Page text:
The opinion of the court was delivered by: WILLIAM BASSLER, District Judge
Alpha International, Inc. ("Alpha"), a toy manufacturer and
distributor, acquired the assets of a now-defunct toy company,
Empire of Carolina, Inc. ("Empire"). Alpha sued Moose Mountain
Marketing, Inc. ("Moose Mt."), also a toy manufacturer, in the
United States District Court for the Southern District of New York ("New York case") on March 21, 2002 for, among other things,
copyright infringement of an Empire toy line. In the New York
case, which is currently ongoing, Alpha alleges that Moose Mt.
and another party intentionally copied the line of toys that
Alpha later purchased from Empire's asset sale.
Moose Mt., defendant to the New York case, filed this lawsuit
alleging (1) that Alpha committed a prima facie tort*fn1
against Moose Mt. by "illegally obtaining the choses in action
against Moose Mountain, when Alpha knew in fact that it did not
actually acquire these choses in action from Empire," and (2)
that Alpha violated New York's anti-champerty law*fn2 "when
it illegally acquired the purported choses in action against Moose
Mountain from Empire." (Complaint at ¶¶ 25, 30.) Alpha now moves
for the Court to dismiss Moose Mt.'s claims on the basis of
Fed.R.Civ.P. 13(a), arguing that the claims should have been
presented in the now-pending New York case as compulsory
The Court has jurisdiction over this matter pursuant to
28 U.S.C. § 1332. Venue is proper under 28 U.S.C. § 1391.
For the reasons set forth below, Defendant's motion to dismiss
"By definition, a compulsory counterclaim is closely related to
the opposing party's claim, since both arise out of the same
circumstances; therefore it is in the interest of judicial
convenience to have the claim and counterclaim adjudicated
together." WRIGHT, MILLER & KANE, 6 Federal Practice and
Procedure, § 1409, at 47 (2ed. 1990). Generally, courts broadly
construe what constitutes a "transaction or occurrence." Id. at
50. The effect of the rule on compulsory counterclaims is a
preclusion to instituting a later independent action on the
unasserted counterclaim. Id. § 1417, at 131. Should a court
discover that an action before it is pending in another federal
suit, "it will stay its own proceedings or dismiss the claim with
leave to plead it in the prior action." Id. § 1418, 143-44;
see also Transamerica Occidental Life Ins. Co. v. Aviation Office of Am., et al.,
292 F.3d 384, 389 (3d Cir. 2002) (affirming Judge Bissell's decision
to dismiss pursuant to Rule 13(a) noting the underlying policy of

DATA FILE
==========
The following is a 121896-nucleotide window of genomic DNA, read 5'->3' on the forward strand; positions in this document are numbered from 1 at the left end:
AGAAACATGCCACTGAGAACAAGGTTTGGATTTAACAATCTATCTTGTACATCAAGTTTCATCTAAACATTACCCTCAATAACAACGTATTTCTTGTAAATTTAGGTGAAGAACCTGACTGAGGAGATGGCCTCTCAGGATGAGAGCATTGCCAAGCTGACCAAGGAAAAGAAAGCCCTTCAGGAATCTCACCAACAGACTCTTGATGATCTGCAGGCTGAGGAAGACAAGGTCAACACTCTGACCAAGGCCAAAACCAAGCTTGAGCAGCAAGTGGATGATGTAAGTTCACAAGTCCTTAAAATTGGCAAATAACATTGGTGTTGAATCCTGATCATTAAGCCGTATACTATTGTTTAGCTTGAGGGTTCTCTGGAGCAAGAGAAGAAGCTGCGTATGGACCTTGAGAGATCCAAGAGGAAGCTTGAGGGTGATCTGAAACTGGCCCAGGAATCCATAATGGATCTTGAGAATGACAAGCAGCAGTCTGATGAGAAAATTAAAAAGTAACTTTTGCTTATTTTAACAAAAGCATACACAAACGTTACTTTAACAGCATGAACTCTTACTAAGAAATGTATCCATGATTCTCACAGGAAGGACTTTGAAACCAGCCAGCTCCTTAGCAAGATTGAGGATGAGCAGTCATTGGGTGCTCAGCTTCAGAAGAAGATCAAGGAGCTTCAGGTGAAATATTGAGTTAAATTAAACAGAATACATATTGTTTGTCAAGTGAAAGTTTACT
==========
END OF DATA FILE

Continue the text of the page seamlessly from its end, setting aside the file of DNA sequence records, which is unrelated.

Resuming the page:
that Rule is judicial economy and holding that there need not be
precise identity of issues and facts between the claim and the
counterclaim; rather, the relevant inquiry is whether the
counterclaim "bears a logical relationship to an opposing party's
The Third Circuit has held that "the operative question in
determining whether a claim is a compulsory counterclaim is
whether it bears a `logical relationship' to the opposing party's
claim." In re Kaiser Group Int'l Inc., 399 F.3d 558, 567 (3d
Cir. 2005); Transamerica, 292 F.3d at 389. The complaints and
answers demonstrate that Moose Mt. is essentially requesting the
Court to determine that Alpha "illegally" purchased, or purchased
with the intent to harm, the causes of action previously
available to Empire and, in Moose Mt.'s own words, "are now the
subject of the New York action." (Plaintiff's Opposition Br. at
5.) As the subject of that litigation, Moose Mt.'s claims
naturally arose from Alpha's suit in New York. Under this
situation, it is difficult to imagine another legal action
bearing a closer relationship to that of its sister-lawsuit.
Moose Mt.'s argument that it is entitled to bring these claims
because it did not possess them at the time it answered Alpha in the New York case is meritless. The docket-report for
the Southern District of New York reflects that Alpha filed a
Second Amended Complaint on August 23, 2004. Moose Mt. filed a
Second Amended Answer on September 20, 2004. Moose Mt. filed its
Complaint in the District Court of New Jersey on August 8, 2003.
Clearly, Moose Mt. "possessed" these claims by the time it filed
its Second Amended Answer in New York and it could have
incorporated them into its Amended Answer as counterclaims.
Furthermore, Moose Mt. has the option to make a motion in the New
York District Court to admit its counterclaims against Alpha.
"Rule 13(e) provides that a party, with the court's permission,
may add by supplemental pleading any counterclaim that either
matured or was acquired after the service of his pleading."
WRIGHT, § 1428, at 206.
Moose Mt. also contends that "there would only be a bar to
their assertion in this action if the New York action were
complete." (Plaintiff's Opposition Br. at 35.) Agreeing with
Moose Mt.'s argument, however, would undermine the principles of
Rule 13(a). Indeed, the Third Circuit has emphasized that
judicial economy is the underlying purpose of Rule 13(a). See
Transamerica, 292 F.3d at 389-90, 391, 393. It is particularly
noteworthy that in Transamerica the Third Circuit affirmed the
dismissal of a suit on the basis of Rule 13(a) while the action
was pending in another jurisdiction. Id. at 388. II. Conclusion
For the reasons set forth in this Opinion, Defendant's motion
to dismiss is granted.
An appropriate Order follows.
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